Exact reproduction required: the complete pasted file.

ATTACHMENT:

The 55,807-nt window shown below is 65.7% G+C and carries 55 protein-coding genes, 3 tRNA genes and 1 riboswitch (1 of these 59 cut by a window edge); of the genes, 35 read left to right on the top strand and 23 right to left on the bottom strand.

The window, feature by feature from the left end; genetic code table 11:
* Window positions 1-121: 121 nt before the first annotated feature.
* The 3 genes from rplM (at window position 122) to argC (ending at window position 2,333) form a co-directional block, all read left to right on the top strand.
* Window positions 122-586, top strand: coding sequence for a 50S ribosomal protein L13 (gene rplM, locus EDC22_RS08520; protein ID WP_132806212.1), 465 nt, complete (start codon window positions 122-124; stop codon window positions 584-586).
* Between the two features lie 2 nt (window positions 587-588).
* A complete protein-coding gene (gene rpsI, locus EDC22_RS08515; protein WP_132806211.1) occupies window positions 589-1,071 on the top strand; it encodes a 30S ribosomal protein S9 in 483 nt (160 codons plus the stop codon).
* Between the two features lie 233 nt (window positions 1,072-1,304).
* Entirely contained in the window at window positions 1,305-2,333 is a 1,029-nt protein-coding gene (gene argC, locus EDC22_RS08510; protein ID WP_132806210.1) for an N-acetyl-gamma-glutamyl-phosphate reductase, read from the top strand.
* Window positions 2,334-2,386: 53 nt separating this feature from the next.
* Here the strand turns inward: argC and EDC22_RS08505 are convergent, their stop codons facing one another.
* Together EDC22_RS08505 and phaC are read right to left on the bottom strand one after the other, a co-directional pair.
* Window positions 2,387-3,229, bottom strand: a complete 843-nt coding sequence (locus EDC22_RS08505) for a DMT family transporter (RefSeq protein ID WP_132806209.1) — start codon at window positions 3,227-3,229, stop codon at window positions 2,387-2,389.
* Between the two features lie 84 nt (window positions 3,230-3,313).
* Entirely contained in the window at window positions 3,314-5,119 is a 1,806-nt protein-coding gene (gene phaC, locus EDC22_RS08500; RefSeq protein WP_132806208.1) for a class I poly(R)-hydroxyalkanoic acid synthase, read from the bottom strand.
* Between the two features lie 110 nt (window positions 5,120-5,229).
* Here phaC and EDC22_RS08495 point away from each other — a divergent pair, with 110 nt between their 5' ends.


The 55,807-nt window shown below is 65.7% G+C and carries 55 protein-coding genes, 3 tRNA genes and 1 riboswitch (1 of these 59 cut by a window edge); of the genes, 35 read left to right on the top strand and 23 right to left on the bottom strand.

The window, feature by feature from the left end; genetic code table 11:
* Window positions 1-121: 121 nt before the first annotated feature.
* The 3 genes from rplM (at window position 122) to argC (ending at window position 2,333) form a co-directional block, all read left to right on the top strand.
* Window positions 122-586, top strand: coding sequence for a 50S ribosomal protein L13 (gene rplM, locus EDC22_RS08520; protein ID WP_132806212.1), 465 nt, complete (start codon window positions 122-124; stop codon window positions 584-586).
* Between the two features lie 2 nt (window positions 587-588).
* A complete protein-coding gene (gene rpsI, locus EDC22_RS08515; protein WP_132806211.1) occupies window positions 589-1,071 on the top strand; it encodes a 30S ribosomal protein S9 in 483 nt (160 codons plus the stop codon).
* Between the two features lie 233 nt (window positions 1,072-1,304).
* Entirely contained in the window at window positions 1,305-2,333 is a 1,029-nt protein-coding gene (gene argC, locus EDC22_RS08510; protein ID WP_132806210.1) for an N-acetyl-gamma-glutamyl-phosphate reductase, read from the top strand.
* Window positions 2,334-2,386: 53 nt separating this feature from the next.
* Here the strand turns inward: argC and EDC22_RS08505 are convergent, their stop codons facing one another.
* Together EDC22_RS08505 and phaC are read right to left on the bottom strand one after the other, a co-directional pair.
* Window positions 2,387-3,229, bottom strand: a complete 843-nt coding sequence (locus EDC22_RS08505) for a DMT family transporter (RefSeq protein ID WP_132806209.1) — start codon at window positions 3,227-3,229, stop codon at window positions 2,387-2,389.
* Between the two features lie 84 nt (window positions 3,230-3,313).
* Entirely contained in the window at window positions 3,314-5,119 is a 1,806-nt protein-coding gene (gene phaC, locus EDC22_RS08500; RefSeq protein WP_132806208.1) for a class I poly(R)-hydroxyalkanoic acid synthase, read from the bottom strand.
* Between the two features lie 110 nt (window positions 5,120-5,229).
* Here phaC and EDC22_RS08495 point away from each other — a divergent pair, with 110 nt between their 5' ends.